Hillarymania ebbed in New Hampshire in the wake of her driver's-license gaffe; new polls showed her lead over Barack Obama shrinking from 23 percent to a mere 10. Paparazzi hunted Paul McCartney in the Hamptons, hoping to catch him making out with his new squeeze, a member of the MTA board. Striking writers Tina Fey and Seth Myers walked picket lines at Rockefeller Center and Silvercup Studios; a Boston priest was busted for stalking ex-SNL scribe Conan O'Brien. Alec Baldwin phoned in to WNYC to complain about the Upper West Side's filth and preponderance of "bars and kind of mid-priced restaurants."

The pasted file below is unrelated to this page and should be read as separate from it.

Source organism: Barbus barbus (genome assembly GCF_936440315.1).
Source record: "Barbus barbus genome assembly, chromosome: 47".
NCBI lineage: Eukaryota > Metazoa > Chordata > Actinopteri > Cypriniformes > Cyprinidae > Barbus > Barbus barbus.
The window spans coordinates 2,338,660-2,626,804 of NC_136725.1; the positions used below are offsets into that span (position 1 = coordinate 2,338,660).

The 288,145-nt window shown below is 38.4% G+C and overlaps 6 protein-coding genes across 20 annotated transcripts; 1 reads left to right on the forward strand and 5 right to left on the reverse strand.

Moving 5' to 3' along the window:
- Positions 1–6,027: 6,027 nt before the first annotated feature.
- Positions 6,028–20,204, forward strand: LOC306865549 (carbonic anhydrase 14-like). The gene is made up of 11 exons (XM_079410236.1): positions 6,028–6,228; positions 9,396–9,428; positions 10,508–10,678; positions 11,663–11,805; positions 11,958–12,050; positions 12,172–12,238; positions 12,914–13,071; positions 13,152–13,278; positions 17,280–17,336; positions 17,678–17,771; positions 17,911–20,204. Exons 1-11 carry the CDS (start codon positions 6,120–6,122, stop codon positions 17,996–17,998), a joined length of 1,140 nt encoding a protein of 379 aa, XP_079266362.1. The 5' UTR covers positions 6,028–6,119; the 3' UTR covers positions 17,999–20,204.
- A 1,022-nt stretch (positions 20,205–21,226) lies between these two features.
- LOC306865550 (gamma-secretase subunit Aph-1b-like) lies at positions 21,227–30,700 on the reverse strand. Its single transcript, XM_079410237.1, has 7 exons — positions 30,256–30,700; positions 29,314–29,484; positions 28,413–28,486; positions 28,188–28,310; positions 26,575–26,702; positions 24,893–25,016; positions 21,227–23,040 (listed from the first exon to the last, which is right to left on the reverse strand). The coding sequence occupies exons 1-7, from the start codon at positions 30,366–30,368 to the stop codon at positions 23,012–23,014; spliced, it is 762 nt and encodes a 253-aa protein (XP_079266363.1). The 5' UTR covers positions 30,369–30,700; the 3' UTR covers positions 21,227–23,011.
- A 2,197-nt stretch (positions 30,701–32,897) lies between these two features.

A machete-proficient Queens bodega owner hacked off the finger of an armed would-be robber. "Broker to the stars" Linda Stein's 26-year-old assistant, Natavia Lowery, was arrested for her murder; apparently Stein "just kept yelling at her." The city handed out its first grades to public schools, and nearly 150 got D's and F's. Buyers at a Sotheby's auction took a pass on B-level works by Picasso and Van Gogh. Developers knocked down a pre–Civil War warehouse on Pearl Street to make room for another luxury building. A Web designer who missed a connection with a rosy-cheeked cutie on the 5 train posted a Web page looking for the "woman of my dreams" — and landed a date with her just 48 hours later. But a few billion dollars of write-downs on Wall Street, and a few discouraging words from Fed chief Ben Bernanke, and our long fling with the bull market appears in jeopardy.—Mark Adams